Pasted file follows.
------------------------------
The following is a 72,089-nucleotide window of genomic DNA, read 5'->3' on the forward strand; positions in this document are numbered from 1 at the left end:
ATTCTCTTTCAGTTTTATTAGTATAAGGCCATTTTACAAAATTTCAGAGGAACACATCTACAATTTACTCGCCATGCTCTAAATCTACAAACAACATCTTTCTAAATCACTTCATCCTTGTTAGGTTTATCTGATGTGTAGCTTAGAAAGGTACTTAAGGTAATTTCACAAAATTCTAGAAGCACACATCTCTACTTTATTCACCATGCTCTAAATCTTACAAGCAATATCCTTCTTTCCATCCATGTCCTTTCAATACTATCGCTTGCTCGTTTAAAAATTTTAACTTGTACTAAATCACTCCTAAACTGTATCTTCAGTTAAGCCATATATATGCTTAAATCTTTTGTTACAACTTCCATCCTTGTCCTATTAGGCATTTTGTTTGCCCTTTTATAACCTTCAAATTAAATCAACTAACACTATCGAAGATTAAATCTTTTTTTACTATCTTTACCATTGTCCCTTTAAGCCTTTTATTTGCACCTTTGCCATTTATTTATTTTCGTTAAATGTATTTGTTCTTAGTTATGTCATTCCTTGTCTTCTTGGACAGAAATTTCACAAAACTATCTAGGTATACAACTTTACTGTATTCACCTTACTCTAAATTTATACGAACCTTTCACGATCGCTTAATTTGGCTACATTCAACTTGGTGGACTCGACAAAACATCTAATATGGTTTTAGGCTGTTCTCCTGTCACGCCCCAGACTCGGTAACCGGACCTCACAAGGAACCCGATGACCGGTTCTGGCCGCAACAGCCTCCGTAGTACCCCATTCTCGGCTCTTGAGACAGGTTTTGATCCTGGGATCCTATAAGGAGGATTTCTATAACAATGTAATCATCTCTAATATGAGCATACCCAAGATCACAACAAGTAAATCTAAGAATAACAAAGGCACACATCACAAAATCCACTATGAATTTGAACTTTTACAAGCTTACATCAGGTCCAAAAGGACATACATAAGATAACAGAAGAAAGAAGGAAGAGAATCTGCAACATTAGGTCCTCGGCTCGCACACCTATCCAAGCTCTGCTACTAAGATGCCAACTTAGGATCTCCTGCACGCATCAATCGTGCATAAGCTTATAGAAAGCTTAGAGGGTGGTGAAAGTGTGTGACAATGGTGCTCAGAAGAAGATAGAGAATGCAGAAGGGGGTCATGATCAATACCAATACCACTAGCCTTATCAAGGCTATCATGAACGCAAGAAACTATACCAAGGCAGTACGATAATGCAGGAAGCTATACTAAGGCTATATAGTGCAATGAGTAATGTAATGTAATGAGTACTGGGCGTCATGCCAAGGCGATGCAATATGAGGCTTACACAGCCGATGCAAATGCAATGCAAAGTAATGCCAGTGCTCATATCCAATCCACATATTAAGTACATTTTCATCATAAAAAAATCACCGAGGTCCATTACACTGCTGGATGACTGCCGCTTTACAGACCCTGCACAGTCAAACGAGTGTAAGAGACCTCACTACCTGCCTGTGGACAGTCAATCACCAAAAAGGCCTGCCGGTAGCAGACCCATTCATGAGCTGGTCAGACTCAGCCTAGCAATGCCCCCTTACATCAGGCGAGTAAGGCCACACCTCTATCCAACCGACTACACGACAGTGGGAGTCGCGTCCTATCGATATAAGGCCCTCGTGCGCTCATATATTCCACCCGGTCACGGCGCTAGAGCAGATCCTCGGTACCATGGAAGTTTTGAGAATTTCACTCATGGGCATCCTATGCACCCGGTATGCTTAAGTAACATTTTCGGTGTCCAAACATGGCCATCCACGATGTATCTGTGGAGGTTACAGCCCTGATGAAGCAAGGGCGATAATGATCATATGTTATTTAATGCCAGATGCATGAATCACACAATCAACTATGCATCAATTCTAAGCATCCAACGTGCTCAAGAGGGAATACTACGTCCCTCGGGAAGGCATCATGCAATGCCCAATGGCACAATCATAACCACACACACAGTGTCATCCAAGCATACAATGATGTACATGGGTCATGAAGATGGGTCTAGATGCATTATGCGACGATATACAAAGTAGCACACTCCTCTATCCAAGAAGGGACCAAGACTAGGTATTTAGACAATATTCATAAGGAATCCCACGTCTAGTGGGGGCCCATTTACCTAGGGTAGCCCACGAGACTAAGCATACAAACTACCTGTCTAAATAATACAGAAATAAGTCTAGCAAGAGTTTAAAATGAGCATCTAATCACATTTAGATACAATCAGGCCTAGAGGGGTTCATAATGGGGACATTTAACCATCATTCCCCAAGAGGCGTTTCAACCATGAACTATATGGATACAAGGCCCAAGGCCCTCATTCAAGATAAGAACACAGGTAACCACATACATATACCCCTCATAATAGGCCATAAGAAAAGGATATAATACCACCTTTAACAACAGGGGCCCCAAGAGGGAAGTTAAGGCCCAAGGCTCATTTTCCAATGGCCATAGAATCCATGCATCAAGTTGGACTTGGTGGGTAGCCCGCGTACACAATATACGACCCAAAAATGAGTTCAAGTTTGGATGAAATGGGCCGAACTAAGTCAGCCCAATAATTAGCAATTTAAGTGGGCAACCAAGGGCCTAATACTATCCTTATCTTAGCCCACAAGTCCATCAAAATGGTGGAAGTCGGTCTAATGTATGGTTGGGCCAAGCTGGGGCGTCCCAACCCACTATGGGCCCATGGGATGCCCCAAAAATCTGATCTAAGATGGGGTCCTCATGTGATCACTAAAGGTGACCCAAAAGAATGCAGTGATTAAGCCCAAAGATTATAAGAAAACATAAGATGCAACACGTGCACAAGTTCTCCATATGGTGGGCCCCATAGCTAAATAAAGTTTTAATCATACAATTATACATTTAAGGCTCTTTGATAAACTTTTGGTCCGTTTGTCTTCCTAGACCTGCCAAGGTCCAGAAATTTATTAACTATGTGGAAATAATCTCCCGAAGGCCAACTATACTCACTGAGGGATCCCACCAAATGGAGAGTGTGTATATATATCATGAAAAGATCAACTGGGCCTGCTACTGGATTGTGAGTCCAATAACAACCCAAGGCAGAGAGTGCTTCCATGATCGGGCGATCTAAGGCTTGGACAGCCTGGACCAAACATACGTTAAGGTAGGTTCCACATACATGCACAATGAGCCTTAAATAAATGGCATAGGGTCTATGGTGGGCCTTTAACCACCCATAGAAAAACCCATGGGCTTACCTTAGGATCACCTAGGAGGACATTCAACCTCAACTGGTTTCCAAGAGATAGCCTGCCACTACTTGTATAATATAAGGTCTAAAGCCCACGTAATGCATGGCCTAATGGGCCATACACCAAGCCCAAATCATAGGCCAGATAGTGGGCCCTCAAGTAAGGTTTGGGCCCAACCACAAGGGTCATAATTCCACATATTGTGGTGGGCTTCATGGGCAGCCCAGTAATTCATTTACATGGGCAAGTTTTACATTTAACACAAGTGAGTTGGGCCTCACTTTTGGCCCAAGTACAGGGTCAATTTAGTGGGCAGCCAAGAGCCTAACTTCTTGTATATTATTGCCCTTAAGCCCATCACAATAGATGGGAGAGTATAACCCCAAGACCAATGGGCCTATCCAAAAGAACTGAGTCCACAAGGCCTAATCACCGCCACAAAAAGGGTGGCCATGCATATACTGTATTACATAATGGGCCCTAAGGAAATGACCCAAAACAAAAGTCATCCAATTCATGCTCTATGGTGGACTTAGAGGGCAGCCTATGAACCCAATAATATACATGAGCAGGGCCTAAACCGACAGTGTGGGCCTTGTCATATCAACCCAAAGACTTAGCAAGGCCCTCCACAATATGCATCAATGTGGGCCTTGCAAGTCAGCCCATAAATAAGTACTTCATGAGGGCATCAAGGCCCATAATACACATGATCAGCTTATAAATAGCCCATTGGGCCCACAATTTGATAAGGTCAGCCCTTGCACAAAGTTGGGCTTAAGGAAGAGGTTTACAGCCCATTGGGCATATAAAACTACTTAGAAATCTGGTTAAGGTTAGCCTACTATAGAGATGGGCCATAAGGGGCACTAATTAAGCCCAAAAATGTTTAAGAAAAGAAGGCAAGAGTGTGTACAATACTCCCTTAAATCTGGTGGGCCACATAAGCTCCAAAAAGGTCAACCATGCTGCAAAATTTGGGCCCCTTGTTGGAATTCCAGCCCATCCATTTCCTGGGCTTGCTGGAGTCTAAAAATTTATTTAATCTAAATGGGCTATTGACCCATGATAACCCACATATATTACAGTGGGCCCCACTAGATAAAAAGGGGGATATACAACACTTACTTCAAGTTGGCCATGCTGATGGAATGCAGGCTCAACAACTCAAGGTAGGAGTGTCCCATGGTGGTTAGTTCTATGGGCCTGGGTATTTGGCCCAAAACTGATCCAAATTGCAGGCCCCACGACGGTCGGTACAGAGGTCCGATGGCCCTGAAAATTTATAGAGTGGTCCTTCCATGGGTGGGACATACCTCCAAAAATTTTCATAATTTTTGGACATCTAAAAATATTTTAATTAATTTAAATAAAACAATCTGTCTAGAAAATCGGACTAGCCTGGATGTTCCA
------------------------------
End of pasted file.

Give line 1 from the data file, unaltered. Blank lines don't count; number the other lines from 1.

The following is a 72,089-nucleotide window of genomic DNA, read 5'->3' on the forward strand; positions in this document are numbered from 1 at the left end: